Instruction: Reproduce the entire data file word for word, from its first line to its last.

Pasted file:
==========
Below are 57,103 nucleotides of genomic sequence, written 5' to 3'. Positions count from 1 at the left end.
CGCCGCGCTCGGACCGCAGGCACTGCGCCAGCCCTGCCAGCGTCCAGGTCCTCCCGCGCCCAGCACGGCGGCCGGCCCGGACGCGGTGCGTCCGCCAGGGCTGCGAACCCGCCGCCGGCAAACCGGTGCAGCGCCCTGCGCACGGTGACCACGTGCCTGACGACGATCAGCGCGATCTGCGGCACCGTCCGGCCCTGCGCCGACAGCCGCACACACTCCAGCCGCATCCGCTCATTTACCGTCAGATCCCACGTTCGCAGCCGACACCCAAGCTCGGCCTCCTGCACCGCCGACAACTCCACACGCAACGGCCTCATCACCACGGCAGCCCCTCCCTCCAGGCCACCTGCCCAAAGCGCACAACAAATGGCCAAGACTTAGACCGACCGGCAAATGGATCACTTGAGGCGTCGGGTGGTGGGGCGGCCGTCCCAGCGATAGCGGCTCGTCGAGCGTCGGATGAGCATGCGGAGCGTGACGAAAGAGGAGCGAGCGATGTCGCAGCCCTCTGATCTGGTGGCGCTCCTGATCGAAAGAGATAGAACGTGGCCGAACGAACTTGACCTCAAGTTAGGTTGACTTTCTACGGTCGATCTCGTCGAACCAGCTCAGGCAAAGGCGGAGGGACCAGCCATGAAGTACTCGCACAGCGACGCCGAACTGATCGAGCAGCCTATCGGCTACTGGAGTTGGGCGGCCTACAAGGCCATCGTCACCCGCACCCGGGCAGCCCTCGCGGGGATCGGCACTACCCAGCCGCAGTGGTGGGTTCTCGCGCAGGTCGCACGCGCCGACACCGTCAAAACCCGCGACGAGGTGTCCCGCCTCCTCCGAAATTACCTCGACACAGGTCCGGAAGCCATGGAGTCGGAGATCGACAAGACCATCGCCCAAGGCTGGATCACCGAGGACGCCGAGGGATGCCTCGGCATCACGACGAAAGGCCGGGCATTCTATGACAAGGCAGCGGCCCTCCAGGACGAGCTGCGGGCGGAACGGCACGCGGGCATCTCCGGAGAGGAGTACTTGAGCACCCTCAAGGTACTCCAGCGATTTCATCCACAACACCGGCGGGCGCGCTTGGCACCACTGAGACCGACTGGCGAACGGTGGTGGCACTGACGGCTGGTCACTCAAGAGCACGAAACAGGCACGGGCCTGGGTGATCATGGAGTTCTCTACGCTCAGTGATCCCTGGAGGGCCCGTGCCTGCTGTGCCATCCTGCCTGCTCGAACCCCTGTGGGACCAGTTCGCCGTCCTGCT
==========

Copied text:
Below are 57,103 nucleotides of genomic sequence, written 5' to 3'. Positions count from 1 at the left end.
CGCCGCGCTCGGACCGCAGGCACTGCGCCAGCCCTGCCAGCGTCCAGGTCCTCCCGCGCCCAGCACGGCGGCCGGCCCGGACGCGGTGCGTCCGCCAGGGCTGCGAACCCGCCGCCGGCAAACCGGTGCAGCGCCCTGCGCACGGTGACCACGTGCCTGACGACGATCAGCGCGATCTGCGGCACCGTCCGGCCCTGCGCCGACAGCCGCACACACTCCAGCCGCATCCGCTCATTTACCGTCAGATCCCACGTTCGCAGCCGACACCCAAGCTCGGCCTCCTGCACCGCCGACAACTCCACACGCAACGGCCTCATCACCACGGCAGCCCCTCCCTCCAGGCCACCTGCCCAAAGCGCACAACAAATGGCCAAGACTTAGACCGACCGGCAAATGGATCACTTGAGGCGTCGGGTGGTGGGGCGGCCGTCCCAGCGATAGCGGCTCGTCGAGCGTCGGATGAGCATGCGGAGCGTGACGAAAGAGGAGCGAGCGATGTCGCAGCCCTCTGATCTGGTGGCGCTCCTGATCGAAAGAGATAGAACGTGGCCGAACGAACTTGACCTCAAGTTAGGTTGACTTTCTACGGTCGATCTCGTCGAACCAGCTCAGGCAAAGGCGGAGGGACCAGCCATGAAGTACTCGCACAGCGACGCCGAACTGATCGAGCAGCCTATCGGCTACTGGAGTTGGGCGGCCTACAAGGCCATCGTCACCCGCACCCGGGCAGCCCTCGCGGGGATCGGCACTACCCAGCCGCAGTGGTGGGTTCTCGCGCAGGTCGCACGCGCCGACACCGTCAAAACCCGCGACGAGGTGTCCCGCCTCCTCCGAAATTACCTCGACACAGGTCCGGAAGCCATGGAGTCGGAGATCGACAAGACCATCGCCCAAGGCTGGATCACCGAGGACGCCGAGGGATGCCTCGGCATCACGACGAAAGGCCGGGCATTCTATGACAAGGCAGCGGCCCTCCAGGACGAGCTGCGGGCGGAACGGCACGCGGGCATCTCCGGAGAGGAGTACTTGAGCACCCTCAAGGTACTCCAGCGATTTCATCCACAACACCGGCGGGCGCGCTTGGCACCACTGAGACCGACTGGCGAACGGTGGTGGCACTGACGGCTGGTCACTCAAGAGCACGAAACAGGCACGGGCCTGGGTGATCATGGAGTTCTCTACGCTCAGTGATCCCTGGAGGGCCCGTGCCTGCTGTGCCATCCTGCCTGCTCGAACCCCTGTGGGACCAGTTCGCCGTCCTGCT